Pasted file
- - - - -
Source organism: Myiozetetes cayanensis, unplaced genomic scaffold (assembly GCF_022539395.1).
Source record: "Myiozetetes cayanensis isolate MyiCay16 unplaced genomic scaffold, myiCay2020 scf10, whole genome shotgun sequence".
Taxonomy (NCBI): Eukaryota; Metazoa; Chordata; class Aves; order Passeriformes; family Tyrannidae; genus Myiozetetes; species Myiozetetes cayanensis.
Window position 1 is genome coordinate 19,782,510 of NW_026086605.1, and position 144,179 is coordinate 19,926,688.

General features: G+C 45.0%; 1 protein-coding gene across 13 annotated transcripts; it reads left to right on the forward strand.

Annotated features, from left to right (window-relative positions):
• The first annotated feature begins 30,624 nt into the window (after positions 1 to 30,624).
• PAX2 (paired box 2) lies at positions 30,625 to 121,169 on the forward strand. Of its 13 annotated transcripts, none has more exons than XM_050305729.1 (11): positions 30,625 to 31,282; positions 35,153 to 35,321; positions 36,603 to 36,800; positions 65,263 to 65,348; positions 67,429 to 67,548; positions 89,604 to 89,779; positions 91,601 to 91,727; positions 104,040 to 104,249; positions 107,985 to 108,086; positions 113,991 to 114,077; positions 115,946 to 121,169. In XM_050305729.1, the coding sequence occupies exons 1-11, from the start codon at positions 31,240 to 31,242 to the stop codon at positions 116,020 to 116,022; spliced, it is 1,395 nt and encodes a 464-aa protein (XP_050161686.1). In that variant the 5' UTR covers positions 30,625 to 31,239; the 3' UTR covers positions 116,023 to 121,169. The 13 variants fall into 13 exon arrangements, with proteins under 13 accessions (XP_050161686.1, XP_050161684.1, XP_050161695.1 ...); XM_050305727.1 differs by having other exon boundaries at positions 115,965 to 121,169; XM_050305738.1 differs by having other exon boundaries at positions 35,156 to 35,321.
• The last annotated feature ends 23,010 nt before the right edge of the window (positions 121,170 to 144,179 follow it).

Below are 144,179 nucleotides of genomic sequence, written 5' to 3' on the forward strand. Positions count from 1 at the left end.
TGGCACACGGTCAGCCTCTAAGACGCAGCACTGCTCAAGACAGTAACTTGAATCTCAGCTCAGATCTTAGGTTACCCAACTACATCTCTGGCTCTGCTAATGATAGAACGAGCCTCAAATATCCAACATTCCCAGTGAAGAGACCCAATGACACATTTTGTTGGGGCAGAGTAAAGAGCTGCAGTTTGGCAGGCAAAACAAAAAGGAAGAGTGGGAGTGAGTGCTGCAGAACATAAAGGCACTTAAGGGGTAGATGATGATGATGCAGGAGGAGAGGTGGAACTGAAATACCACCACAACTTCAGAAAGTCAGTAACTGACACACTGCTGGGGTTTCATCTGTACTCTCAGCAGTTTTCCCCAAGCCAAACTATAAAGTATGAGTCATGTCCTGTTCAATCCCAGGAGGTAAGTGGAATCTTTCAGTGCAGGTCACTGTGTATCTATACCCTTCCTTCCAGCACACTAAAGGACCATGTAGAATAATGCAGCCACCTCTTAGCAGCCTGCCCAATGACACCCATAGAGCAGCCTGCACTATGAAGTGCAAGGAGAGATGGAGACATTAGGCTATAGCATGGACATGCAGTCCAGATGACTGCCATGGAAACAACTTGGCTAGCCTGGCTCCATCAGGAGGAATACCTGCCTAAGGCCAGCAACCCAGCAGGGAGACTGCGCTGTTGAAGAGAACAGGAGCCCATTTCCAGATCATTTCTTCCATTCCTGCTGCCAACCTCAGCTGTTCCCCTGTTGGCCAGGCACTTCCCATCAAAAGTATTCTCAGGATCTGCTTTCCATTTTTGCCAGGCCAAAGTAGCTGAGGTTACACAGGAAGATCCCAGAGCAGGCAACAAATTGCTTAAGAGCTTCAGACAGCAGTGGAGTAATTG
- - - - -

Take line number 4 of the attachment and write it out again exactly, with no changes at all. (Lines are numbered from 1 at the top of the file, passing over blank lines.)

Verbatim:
Window position 1 is genome coordinate 19,782,510 of NW_026086605.1, and position 144,179 is coordinate 19,926,688.